I am a little bit behind, so most likely everyone has processed/recycled this beer already. If not, then you should go and drink one. The current trend in beers is to brew obscure and forgotten styles: gose, grisette, gratzer, etc. While the kellerbier/zwickelbier is not obscure it does by far have the coolest name. The United Front collaboration beer label states "unfiltered braun beer". When you say unfiltered lager, you might be referring to a kellerbier. This translates from the German to read "cellar beer", or beer served directly from the lagering cellar. Braun means that is the brown, as there are pale (helles) or amber (Marzen) versions of kellerbier. So what did the beer prick think about the front?
United Front = 6/10
The aroma was a little subdued with hints of mint and lettuce; so a well lagered aroma. Dissolved yeast provided a suitable mild to medium mouthfeel with a slight slickness of diacetyl. Diacetyl was low which is suitable for this style. As with any beer that declares the use of Vienna style malts, the dominate flavours were lightly toasted, grainy with small amounts of earth. Rounding out the palate were dark fruits, prunes and a little green apple. Green apple is not unheard of for an unfiltered lager. These tastes did not linger and provided a clean finish.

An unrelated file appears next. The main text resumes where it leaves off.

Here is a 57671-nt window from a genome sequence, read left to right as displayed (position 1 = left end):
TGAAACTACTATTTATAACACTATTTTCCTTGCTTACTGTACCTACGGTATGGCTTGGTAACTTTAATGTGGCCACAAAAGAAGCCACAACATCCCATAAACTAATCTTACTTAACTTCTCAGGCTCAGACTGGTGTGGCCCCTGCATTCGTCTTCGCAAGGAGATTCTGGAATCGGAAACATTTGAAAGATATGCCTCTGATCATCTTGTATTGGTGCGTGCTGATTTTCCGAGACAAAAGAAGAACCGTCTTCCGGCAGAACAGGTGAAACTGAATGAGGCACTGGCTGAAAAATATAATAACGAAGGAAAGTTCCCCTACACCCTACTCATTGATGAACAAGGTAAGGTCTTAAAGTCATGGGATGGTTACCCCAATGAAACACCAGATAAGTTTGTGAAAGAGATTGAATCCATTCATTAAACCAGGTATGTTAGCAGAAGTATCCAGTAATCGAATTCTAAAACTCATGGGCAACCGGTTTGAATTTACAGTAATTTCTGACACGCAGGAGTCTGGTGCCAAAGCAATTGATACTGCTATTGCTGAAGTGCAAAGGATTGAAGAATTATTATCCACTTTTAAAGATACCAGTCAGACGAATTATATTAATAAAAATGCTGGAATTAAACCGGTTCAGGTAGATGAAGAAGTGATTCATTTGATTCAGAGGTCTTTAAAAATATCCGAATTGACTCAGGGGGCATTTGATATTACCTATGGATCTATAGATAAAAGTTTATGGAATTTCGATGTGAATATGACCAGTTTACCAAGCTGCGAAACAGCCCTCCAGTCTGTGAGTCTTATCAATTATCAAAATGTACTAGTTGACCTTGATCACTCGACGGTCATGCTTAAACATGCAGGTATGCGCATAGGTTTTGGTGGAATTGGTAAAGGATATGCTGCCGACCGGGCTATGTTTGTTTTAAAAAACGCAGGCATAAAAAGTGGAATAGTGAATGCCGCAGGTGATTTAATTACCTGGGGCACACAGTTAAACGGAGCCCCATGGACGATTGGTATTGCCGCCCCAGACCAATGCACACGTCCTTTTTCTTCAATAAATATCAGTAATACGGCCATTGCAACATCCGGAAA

Alcohol Content 0 5.8%
Appearance +1 (simple label are relatively good description of flavour)
Glassware: A lager glass, common pint or a dimpled mug
Food Pairings: Roasted light meats, pork, burgers, lamb. Could also work with grilled vegetables or kabobs.
Cellar: The dissolved yeast might further change the flavour, but the simple malts and low hop presence, cellaring might not be suitable.
SRM 16.5. On the label the EBC (European Brewing Convention) of 32.5 was stated. EBC= 1.97*SRM. This above the range for a Vienna lager (9-15), in the range for an altbier (11-17) and low end for a Munich Dunkel (14-28).
IBU 35. This IBU range makes it hoppier than most German lagers, except for the altbier which has a very wide range (25-50).